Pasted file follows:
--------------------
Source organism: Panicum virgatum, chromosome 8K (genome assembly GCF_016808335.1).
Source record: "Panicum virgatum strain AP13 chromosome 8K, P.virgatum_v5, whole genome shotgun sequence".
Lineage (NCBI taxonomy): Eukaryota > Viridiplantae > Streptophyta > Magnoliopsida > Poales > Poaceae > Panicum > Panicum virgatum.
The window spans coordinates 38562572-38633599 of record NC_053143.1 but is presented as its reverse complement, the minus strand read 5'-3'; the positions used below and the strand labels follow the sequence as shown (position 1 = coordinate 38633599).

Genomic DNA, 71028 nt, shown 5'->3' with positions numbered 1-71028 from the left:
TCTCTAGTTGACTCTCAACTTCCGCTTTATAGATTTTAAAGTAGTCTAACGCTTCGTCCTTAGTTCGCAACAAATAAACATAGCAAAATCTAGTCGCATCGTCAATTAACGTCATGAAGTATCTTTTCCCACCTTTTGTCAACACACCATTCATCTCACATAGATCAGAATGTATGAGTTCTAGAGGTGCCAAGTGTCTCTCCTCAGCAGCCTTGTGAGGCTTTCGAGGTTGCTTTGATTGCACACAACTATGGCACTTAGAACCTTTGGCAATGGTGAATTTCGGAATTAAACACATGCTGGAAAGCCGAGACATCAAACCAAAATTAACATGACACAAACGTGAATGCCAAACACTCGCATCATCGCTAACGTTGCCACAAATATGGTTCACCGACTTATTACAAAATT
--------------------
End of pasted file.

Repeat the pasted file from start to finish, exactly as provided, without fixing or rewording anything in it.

Source organism: Panicum virgatum, chromosome 8K (genome assembly GCF_016808335.1).
Source record: "Panicum virgatum strain AP13 chromosome 8K, P.virgatum_v5, whole genome shotgun sequence".
Lineage (NCBI taxonomy): Eukaryota > Viridiplantae > Streptophyta > Magnoliopsida > Poales > Poaceae > Panicum > Panicum virgatum.
The window spans coordinates 38562572-38633599 of record NC_053143.1 but is presented as its reverse complement, the minus strand read 5'-3'; the positions used below and the strand labels follow the sequence as shown (position 1 = coordinate 38633599).

Genomic DNA, 71028 nt, shown 5'->3' with positions numbered 1-71028 from the left:
TCTCTAGTTGACTCTCAACTTCCGCTTTATAGATTTTAAAGTAGTCTAACGCTTCGTCCTTAGTTCGCAACAAATAAACATAGCAAAATCTAGTCGCATCGTCAATTAACGTCATGAAGTATCTTTTCCCACCTTTTGTCAACACACCATTCATCTCACATAGATCAGAATGTATGAGTTCTAGAGGTGCCAAGTGTCTCTCCTCAGCAGCCTTGTGAGGCTTTCGAGGTTGCTTTGATTGCACACAACTATGGCACTTAGAACCTTTGGCAATGGTGAATTTCGGAATTAAACACATGCTGGAAAGCCGAGACATCAAACCAAAATTAACATGACACAAACGTGAATGCCAAACACTCGCATCATCGCTAACGTTGCCACAAATATGGTTCACCGACTTATTACAAAATT